Gruyère is still gruyère even if produced elsewhere: A U.S. federal judge sided with American cheese producers who say gruyère can be produced anywhere, not just in the region around Gruyères in Switzerland. A consortium of Swiss and French cheesemakers from this region had launched proceedings in Virginia after it was denied an application for trademark protections.


Scottish daily The Herald features reactions to UK Prime Minister Boris Johnson’s apologies for attending a party at Downing Street during the first coronavirus lockdown in May 2020. The leader is now facing calls to resign, even from MPs from his own Conservative party.


Why COVID-19 has made China stronger

The COVID-19 outbreak has reshaped the world's emerging superpower both at home and abroad, making China a more efficient power and helping Chinese overcome their inferiority complex vis-a-vis the West., writes Deng Yuwen in Hong Kong-based digital media The Initium.

🚨 The consequences of the epidemic in China are particularly complex and multi-faceted. However, we can still observe changes that have taken place so far. The first direct change brought about by the pandemic is the arrival in China of a semi-militarized system of lifestyle and social control. It can also be called a "wartime control." The Chinese government had never before found an opportunity to rehearse the control measures it would use were social unrest or a situation similar to that of war to occur. From this perspective, the COVID-19 is an unexpected "win" for the Chinese government.

🇨🇳🇺🇸 The second substantive change is the intensified confrontation between China and the United States. This has led to a deterioration in China’s relations with the West and its moral damage, which in turn makes China's geopolitical environment grimmer than ever. During Biden's first year in office, Sino-U.S. relations did not get better, instead, the two countries have moved closer to a new Cold War.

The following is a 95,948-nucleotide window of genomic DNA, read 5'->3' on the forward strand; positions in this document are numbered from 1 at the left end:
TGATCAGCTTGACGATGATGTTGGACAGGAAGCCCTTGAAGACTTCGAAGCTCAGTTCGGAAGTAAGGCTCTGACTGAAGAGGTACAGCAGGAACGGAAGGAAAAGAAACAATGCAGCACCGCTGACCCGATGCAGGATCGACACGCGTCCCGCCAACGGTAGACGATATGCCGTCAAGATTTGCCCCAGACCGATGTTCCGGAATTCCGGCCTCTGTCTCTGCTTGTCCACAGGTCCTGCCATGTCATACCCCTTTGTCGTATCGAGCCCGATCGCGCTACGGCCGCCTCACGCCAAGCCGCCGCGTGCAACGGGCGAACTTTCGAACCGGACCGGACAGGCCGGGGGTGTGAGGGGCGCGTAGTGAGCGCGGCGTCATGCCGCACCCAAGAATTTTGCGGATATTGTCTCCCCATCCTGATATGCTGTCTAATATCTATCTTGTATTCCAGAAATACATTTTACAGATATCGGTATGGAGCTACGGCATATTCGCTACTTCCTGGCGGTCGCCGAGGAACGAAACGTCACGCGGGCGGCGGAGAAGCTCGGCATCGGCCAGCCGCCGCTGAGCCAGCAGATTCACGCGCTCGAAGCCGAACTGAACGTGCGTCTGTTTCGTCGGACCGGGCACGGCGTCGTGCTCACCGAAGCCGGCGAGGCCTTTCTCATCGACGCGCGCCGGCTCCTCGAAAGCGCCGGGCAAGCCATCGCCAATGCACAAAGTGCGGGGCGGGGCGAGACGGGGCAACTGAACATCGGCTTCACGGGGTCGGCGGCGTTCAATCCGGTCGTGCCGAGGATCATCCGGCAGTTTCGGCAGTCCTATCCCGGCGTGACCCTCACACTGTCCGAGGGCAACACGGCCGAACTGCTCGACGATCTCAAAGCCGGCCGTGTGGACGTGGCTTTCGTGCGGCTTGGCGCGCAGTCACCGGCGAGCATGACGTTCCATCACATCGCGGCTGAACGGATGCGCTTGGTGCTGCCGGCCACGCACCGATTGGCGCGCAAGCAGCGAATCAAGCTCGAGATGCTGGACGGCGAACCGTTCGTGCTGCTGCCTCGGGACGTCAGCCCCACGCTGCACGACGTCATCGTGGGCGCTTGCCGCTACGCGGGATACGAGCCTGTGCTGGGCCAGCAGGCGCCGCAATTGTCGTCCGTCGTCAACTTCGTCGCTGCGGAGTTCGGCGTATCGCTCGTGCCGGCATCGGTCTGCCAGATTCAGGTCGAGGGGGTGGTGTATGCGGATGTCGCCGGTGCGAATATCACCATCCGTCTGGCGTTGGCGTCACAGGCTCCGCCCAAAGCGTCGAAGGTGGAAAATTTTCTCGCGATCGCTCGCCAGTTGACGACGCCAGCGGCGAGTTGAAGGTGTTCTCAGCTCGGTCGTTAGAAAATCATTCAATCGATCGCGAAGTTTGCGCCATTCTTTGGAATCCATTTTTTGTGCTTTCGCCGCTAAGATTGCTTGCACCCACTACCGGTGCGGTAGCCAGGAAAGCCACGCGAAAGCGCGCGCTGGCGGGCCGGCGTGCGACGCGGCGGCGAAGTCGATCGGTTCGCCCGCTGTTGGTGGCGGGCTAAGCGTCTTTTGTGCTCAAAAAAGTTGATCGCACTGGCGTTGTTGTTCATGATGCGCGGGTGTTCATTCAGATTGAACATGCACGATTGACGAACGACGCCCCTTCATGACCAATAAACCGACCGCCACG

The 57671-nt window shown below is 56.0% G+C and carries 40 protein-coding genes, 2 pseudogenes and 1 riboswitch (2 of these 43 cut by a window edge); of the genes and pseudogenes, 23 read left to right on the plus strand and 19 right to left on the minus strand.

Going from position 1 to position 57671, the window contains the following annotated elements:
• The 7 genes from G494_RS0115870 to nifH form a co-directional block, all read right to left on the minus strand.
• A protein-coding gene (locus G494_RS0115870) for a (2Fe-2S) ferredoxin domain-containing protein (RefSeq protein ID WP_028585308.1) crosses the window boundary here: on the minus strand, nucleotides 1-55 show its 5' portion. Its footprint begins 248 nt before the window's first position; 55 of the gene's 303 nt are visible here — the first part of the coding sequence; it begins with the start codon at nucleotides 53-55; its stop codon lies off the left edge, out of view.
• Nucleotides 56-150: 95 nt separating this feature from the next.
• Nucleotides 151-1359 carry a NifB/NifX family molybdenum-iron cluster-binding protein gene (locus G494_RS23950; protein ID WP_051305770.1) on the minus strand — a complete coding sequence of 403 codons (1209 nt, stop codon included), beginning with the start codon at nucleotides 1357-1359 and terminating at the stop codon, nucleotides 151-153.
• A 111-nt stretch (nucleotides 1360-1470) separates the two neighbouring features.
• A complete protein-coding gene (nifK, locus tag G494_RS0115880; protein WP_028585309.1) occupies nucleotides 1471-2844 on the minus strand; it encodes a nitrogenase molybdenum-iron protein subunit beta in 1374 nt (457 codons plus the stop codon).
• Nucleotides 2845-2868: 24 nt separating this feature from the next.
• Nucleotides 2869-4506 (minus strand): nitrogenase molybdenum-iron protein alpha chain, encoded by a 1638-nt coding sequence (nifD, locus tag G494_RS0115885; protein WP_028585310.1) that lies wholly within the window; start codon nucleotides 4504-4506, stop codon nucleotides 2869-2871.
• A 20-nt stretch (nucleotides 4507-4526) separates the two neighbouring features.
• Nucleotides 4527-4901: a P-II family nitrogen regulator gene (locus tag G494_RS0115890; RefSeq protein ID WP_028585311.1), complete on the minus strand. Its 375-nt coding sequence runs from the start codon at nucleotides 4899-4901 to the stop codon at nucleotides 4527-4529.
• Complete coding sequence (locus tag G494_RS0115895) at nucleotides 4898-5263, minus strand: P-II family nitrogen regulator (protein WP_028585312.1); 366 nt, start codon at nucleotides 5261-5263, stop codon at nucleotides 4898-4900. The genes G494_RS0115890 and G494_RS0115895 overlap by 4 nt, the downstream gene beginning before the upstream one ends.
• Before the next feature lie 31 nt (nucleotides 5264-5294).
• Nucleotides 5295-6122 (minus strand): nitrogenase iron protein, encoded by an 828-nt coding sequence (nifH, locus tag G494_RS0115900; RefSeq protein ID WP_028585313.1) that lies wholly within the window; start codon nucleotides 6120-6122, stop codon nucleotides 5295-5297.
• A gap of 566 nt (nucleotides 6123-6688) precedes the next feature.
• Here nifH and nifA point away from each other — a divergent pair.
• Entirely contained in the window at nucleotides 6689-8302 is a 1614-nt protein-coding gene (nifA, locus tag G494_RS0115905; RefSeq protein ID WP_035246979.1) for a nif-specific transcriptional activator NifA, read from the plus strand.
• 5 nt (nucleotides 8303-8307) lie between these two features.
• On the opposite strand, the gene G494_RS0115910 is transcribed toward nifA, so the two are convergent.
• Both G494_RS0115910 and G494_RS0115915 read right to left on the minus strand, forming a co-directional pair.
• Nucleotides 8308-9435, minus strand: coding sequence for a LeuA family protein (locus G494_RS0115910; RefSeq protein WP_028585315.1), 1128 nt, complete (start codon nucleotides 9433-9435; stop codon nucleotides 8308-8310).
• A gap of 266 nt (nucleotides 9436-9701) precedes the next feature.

💪 Another change is in people's mentality. The pandemic has altered the Chinese public’s long-term inferiority complex vis-a-vis the West and has made them more confident, especially in relations with the United States. It has also resulted in the Chinese government’s estimation that "The East is rising while the West is descending," and to regard the U.S. on an equal footing with confidence. The pitifulness of the West’s handling of the pandemic has made the Chinese government and its people suddenly realize that the Western powers’ strength and governmental efficiency are nothing but a legend.

➡️



Derived from the Latin “calends”, meaning “the first day of the month,” calenning is a New Year's Day tradition that is celebrated in Wales, on the 13th of January. They are not two weeks late, in fact, they are still running according to the old Julian Calendar. On this day, the children go from door to door singing and are given “Calenning” in return, sweets or money or both!


Watch This Happened - January 13

The Costa Concordia Disaster, 10 years later

Thursday marks 10 years since the Costa Concordia luxury cruise ship deviated from its planned itinerary to get closer to the island Isola del Giglio, before hitting rocks on the seafloor in shallow water and starting to sink. Over the course of six excruciating hours, a rescue effort team worked to evacuate the 4,252 people on board. Sadly, in the end, 33 people died.

“It is a tragedy of unimaginable dimensions, grotesque and frightening,” writes Davide Bartoccini in il Giornale, in an article to mark the disaster’s 10-year anniversary.

The journalist recalls that the ship was so close to the coast that the passengers and crew could have easily swam to safety, but several conditions made it impossible: aboard the Costa Concordia, a giant 56-ton ship, with 13 decks, were many children and elderly passengers, and the accident happened during the night, and during a cold winter.

➡️


“In 30 years in this business, I have never seen anything like it.”

Mondher Kebaier, coach of the Tunisian national soccer team, reacted after his team’s Africa Cup of Nations match against Mali ended in chaos, as the Zambian referee blew the final whistle prematurely twice, at 85 and 89 minutes — in addition to controversial penalties and red cards. Mali won the game 1-0.

✍️ Newsletter by Anne-Sophie Goninet, Bertrand Hauger and Jane Herbelin

Send Gruyère (only from Gruyères), and let us know what’s happening in your corner of the world!